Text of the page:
Which Joe gave his name to ‘sloppy joes’? We look at five interesting sandwiches and their lexical origins.
An agreement between enemies or opponents to stop fighting or arguing for a certain time.‘the guerrillas called a three-day truce’
ceasefire, armistice, suspension of hostilities, cessation of hostilities, peaceView synonyms
- ‘However, the nature of war is changing, and the types of wars that are now being fought could be influenced by international pressure to declare regular truces.’
- ‘Peacekeeping operations are designed to monitor and facilitate implementation of existing truces or cease-fires and support diplomatic efforts to reach long-term political settlements.’
- ‘There have been truces, temporary remissions, and zones of peace - but so long as anarchy prevails, there can be no end to the possibility of war.’
- ‘But then the truce is broken and one of the villagers may have to venture out of the community and into the outside world.’
- ‘This treaty was a temporary truce in the Anglo-French conflict in India and North America.’
- ‘There would be no truces or peace treaties, no draws.’
- ‘They are relatively united behind the current policy - but essentially it's a fragile truce.’
- ‘No Greek state was allowed to fight during the truces proclaimed for the celebration of the Olympic and other Panhellenic Games.’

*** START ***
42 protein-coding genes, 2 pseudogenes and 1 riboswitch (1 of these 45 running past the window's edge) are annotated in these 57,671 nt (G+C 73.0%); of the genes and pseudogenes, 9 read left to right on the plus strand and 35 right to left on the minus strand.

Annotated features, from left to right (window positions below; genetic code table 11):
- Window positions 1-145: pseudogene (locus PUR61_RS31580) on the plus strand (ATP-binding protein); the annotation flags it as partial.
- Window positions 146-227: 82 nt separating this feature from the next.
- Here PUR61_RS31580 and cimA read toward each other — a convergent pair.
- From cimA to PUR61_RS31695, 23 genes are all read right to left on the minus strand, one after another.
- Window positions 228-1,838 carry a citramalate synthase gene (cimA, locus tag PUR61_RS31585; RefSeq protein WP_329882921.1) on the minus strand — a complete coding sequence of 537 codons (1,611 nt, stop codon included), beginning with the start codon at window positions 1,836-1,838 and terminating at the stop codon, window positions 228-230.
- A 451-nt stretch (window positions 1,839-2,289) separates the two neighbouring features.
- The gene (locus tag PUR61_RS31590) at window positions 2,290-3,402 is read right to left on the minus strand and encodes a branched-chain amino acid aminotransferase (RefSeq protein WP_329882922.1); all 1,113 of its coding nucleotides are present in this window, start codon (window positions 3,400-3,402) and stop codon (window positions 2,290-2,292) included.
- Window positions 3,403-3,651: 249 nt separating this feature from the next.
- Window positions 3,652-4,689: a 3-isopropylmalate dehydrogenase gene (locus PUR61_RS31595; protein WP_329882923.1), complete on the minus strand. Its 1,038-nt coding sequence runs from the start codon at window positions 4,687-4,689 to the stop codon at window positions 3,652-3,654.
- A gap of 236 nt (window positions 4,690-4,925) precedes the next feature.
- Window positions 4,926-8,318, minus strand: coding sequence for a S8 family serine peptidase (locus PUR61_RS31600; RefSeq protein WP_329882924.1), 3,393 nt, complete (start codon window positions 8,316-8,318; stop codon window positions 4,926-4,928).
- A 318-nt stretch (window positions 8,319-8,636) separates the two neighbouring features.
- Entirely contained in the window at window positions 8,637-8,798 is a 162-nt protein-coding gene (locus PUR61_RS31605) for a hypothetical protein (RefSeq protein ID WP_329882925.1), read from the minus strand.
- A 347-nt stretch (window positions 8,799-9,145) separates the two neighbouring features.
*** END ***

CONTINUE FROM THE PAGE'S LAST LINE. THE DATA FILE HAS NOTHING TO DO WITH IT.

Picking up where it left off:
- ‘Conflict was punctuated by several truces and by full peace between 1360 and 1369.’
- ‘Both sides accuse each other of violating the truce agreement signed last year.’
- ‘Even when some of his friends recognised the peace as only a truce he remained cheerfully confident that it would be lasting.’
- ‘Gangs make alliances, keep delicate truces or live as sworn enemies with each other.’
- ‘The government ordered its troops to crush the rebels after they walked out of a peace process and broke a truce last month.’
- ‘He may be hardening to win over militants who have balked at formalising a de facto truce.’
- ‘There were negotiations and truces and still more fighting.’
- ‘While this war has not ended, until quite recently a reasonable truce prevailed.’
- ‘Before she married on her 21st birthday, she negotiated over a hundred treaties, truces and allegiances.’
- ‘Civil war continued, punctuated by innumerable truces and lulls.’
- ‘The narrative sources in particular are full of accounts of embassies and special meetings to arrange truces or conclude peace between warring bands.’
- ‘Unilateral truces never work and we have ample history to prove that.’
Middle English trewes, trues (plural), from Old English trēowa, plural of trēow ‘belief, trust’, of Germanic origin; related to Dutch trouw and German Treue, also to true.
We take a look at several popular, though confusing, punctuation marks.
From Afghanistan to Zimbabwe, discover surprising and intriguing language facts from around the globe.
The definitions of ‘buddy’ and ‘bro’ in the OED have recently been revised. We explore their history and increase in popularity.